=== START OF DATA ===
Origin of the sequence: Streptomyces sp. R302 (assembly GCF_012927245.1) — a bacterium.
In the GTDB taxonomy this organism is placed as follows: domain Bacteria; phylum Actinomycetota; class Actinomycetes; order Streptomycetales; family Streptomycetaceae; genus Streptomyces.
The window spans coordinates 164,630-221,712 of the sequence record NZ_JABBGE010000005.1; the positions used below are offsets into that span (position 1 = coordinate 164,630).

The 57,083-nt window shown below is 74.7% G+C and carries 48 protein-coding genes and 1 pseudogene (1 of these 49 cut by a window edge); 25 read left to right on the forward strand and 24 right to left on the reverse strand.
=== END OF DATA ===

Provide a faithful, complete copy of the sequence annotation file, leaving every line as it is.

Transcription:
Origin of the sequence: Streptomyces sp. R302 (assembly GCF_012927245.1) — a bacterium.
In the GTDB taxonomy this organism is placed as follows: domain Bacteria; phylum Actinomycetota; class Actinomycetes; order Streptomycetales; family Streptomycetaceae; genus Streptomyces.
The window spans coordinates 164,630-221,712 of the sequence record NZ_JABBGE010000005.1; the positions used below are offsets into that span (position 1 = coordinate 164,630).

The 57,083-nt window shown below is 74.7% G+C and carries 48 protein-coding genes and 1 pseudogene (1 of these 49 cut by a window edge); 25 read left to right on the forward strand and 24 right to left on the reverse strand.